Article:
[Note from FAN: The use of the adjective “slight” in the headline is disingenuous. The optimal level of fluoride in fluoridation schemes in Ontario is 0.7 milligrams per litre (mg/L). The levels reported below are significantly higher than this.]
The Township of Huron-Kinloss water systems are reporting elevated levels of naturally-occurring fluoride, which can have an affect on dental health.
Director of Public Works Hugh Nichol said the township has to report on the findings, which have been known for years, after testing is done every five years.
Nichol said he hasn’t been told by Grey Bruce Public Health if the slight change will make a difference to the public, as the wells are regularly above the recommended fluoride amounts, which is 1.5 mg/L.
“Some are up this year, but I’m not sure if it means a lot,” Nichol said. “Each one is up a small decimal point.”
The Lakeshore Drinking Water Systems of Blair’s Grove (2.20 mg/L), Huronville South (2.24 mg/L), Murdoch Glen (2.14 mg/L), and Point Clark (2.20 mg/L) currently have the highest levels, while the Ripley Well Drinking Water System for Wells #1 & 2 combined is 2.10 mg/L. Lucknow’s Drinking Water System is listed as Lucknow Well #4 (1.75 mg/L) and Lucknow Well #5 (1.78 mg/L). Ripley Drinking Water System – Wells #1 & 2 combined – 2.10 mg/.
The Whitechurch Drinking Water System is not impacted by the issue, according to Nichol.
Nichol said some drinking water systems add fluoride to their water, but Huron-Kinloss wells have never had to. He said he’s heard the historical stories about the positive impacts of the well-water on the dental health of locals, but said the health unit requires reporting about 1.5 mg/L due to the possibility of dental fluorosis in young people, from consuming too much of the naturally occurring mineral.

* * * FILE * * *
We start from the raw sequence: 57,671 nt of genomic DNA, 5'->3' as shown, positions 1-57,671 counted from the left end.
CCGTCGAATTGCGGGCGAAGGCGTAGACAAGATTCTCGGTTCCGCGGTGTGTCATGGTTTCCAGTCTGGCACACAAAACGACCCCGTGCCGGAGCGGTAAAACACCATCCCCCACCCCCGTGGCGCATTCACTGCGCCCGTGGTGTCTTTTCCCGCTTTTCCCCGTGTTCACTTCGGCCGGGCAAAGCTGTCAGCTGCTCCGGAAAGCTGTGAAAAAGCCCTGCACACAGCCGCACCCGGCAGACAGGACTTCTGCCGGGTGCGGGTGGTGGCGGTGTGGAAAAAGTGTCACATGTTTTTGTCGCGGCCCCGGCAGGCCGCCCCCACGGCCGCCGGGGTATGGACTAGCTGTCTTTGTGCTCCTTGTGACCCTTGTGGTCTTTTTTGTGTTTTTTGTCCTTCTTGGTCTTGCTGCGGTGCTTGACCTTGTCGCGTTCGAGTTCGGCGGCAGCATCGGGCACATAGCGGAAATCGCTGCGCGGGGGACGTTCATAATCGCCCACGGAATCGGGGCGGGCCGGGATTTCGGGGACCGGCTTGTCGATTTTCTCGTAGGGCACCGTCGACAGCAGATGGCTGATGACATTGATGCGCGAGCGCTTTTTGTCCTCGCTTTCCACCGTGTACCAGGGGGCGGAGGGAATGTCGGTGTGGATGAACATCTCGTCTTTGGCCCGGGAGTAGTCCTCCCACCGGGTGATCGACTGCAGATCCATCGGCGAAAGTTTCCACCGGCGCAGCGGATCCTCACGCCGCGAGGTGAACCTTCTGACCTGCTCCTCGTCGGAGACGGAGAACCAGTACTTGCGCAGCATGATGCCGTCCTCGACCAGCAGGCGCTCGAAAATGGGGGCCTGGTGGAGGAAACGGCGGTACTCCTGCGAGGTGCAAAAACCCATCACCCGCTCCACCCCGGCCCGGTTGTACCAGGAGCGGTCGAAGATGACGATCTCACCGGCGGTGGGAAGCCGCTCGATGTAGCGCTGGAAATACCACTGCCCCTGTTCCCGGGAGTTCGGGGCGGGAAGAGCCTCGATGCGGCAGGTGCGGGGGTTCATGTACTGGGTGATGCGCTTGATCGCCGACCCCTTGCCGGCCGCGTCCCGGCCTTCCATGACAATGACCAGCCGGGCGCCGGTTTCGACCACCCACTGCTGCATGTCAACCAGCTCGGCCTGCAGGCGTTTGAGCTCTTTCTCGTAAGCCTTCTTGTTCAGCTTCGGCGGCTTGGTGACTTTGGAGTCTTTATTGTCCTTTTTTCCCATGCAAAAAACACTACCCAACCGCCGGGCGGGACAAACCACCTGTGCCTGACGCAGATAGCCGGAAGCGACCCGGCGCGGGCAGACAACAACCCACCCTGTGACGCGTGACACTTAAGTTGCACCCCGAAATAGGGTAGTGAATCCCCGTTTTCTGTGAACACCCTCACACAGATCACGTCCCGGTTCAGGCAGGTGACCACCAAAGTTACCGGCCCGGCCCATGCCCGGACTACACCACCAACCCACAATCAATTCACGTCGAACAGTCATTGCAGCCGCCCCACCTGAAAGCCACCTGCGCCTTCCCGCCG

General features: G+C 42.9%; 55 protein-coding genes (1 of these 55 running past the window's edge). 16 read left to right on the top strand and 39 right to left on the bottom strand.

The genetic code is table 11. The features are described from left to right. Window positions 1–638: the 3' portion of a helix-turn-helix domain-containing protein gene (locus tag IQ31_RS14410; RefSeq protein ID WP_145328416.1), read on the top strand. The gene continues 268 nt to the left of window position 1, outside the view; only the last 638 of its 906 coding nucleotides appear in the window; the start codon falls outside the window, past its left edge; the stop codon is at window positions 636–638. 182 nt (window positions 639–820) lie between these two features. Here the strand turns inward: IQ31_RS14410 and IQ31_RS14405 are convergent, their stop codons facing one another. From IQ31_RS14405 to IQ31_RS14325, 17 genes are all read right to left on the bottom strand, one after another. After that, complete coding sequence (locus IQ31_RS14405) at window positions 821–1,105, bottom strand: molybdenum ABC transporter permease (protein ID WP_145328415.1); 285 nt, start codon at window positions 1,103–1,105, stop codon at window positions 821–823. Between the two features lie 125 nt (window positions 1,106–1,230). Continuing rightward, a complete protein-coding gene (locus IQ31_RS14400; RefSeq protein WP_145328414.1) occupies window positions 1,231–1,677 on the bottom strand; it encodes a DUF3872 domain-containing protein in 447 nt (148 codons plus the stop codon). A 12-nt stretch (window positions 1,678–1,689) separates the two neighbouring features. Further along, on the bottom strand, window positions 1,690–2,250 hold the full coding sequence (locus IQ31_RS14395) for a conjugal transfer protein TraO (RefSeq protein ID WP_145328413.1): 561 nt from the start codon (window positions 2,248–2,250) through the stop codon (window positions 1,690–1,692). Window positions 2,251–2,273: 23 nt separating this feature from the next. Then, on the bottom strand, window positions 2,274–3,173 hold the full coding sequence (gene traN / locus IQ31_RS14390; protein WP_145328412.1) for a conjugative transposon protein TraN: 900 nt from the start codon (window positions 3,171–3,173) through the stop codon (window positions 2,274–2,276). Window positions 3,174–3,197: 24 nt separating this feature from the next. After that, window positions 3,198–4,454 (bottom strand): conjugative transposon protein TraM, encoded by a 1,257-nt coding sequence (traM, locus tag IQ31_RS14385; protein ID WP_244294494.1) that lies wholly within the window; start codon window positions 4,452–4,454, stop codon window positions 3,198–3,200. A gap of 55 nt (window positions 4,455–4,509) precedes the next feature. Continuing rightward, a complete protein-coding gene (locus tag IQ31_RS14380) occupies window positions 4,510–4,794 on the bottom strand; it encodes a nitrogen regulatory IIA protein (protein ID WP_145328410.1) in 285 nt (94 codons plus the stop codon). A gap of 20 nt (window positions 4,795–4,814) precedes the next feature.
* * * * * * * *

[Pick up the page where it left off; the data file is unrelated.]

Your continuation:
According to the Grey Bruce Health Unit fact sheet, fluoride concentrations in drinking water higher than 2 mg/L may cause dental fluorosis in children, depending on the concentration, amount of water consumed and supplemental fluoride ingested (ie. toothpaste, rinses, etc.).
Research has shown that in order for permanent teeth to be affected the excess consumption of fluoride must occur when children are between two and three years of age.
“Mild forms of fluorosis are characterized by small white patches on the teeth,” the fact sheet reads. “Moderate forms may involve brown patches and minute pitting of enamel. Severe forms of dental fluorosis are characterized by widespread deep brown or black stains and by excessive pitting.”
In order to reduce the potential for dental fluorosis where fluoride concentrations exceed 2.4 mg/L, children under five years of age should drink water from another source which has been tested for fluoride concentration, the health unit recommends.
“Alternatively, they may drink the water following treatment by reverse osmosis filtration,” it reads. “Fluoride is removed from drinking water by reverse osmosis filtration. These filter systems are available commercially and may be installed to the cold water supply under the kitchen sink. Since this treatment removes the fluoride all household members should use fluoridated toothpaste.”
The Health Unit says combined fluoride/vitamin preparations or other fluoride supplements should never be used without consultation with your family dentist. Parents should supervise children’s brushing to prevent them from swallowing excessive amounts of fluoridated toothpaste.
Individuals with private supplies may contact their area public health inspector for further information on fluoride testing in drinking water, which is available at Kincardine Hospital.
For more information visit publichealthgreybruce.on.ca or call 1-800-263-3456.